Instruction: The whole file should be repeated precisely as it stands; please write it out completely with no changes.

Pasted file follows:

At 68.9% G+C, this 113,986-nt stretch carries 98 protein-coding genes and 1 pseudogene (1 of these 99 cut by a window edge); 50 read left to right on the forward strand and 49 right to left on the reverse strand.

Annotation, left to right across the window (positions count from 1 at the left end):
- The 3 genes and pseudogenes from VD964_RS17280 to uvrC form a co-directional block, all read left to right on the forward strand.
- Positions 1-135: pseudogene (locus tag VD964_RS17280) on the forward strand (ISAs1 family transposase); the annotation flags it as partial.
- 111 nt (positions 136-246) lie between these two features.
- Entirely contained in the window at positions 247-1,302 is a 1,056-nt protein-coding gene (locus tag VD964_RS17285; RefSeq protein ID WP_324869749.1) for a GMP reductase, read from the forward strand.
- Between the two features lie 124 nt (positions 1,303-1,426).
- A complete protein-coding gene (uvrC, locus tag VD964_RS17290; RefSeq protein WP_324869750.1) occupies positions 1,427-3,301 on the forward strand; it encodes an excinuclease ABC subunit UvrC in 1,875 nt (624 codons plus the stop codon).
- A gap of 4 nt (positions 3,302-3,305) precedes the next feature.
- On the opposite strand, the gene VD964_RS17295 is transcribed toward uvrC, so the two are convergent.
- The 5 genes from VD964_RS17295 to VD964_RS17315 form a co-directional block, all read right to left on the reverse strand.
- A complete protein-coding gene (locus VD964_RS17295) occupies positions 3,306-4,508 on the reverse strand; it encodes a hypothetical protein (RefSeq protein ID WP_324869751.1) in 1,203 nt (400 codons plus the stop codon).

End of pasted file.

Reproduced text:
At 68.9% G+C, this 113,986-nt stretch carries 98 protein-coding genes and 1 pseudogene (1 of these 99 cut by a window edge); 50 read left to right on the forward strand and 49 right to left on the reverse strand.

Annotation, left to right across the window (positions count from 1 at the left end):
- The 3 genes and pseudogenes from VD964_RS17280 to uvrC form a co-directional block, all read left to right on the forward strand.
- Positions 1-135: pseudogene (locus tag VD964_RS17280) on the forward strand (ISAs1 family transposase); the annotation flags it as partial.
- 111 nt (positions 136-246) lie between these two features.
- Entirely contained in the window at positions 247-1,302 is a 1,056-nt protein-coding gene (locus tag VD964_RS17285; RefSeq protein ID WP_324869749.1) for a GMP reductase, read from the forward strand.
- Between the two features lie 124 nt (positions 1,303-1,426).
- A complete protein-coding gene (uvrC, locus tag VD964_RS17290; RefSeq protein WP_324869750.1) occupies positions 1,427-3,301 on the forward strand; it encodes an excinuclease ABC subunit UvrC in 1,875 nt (624 codons plus the stop codon).
- A gap of 4 nt (positions 3,302-3,305) precedes the next feature.
- On the opposite strand, the gene VD964_RS17295 is transcribed toward uvrC, so the two are convergent.
- The 5 genes from VD964_RS17295 to VD964_RS17315 form a co-directional block, all read right to left on the reverse strand.
- A complete protein-coding gene (locus VD964_RS17295) occupies positions 3,306-4,508 on the reverse strand; it encodes a hypothetical protein (RefSeq protein ID WP_324869751.1) in 1,203 nt (400 codons plus the stop codon).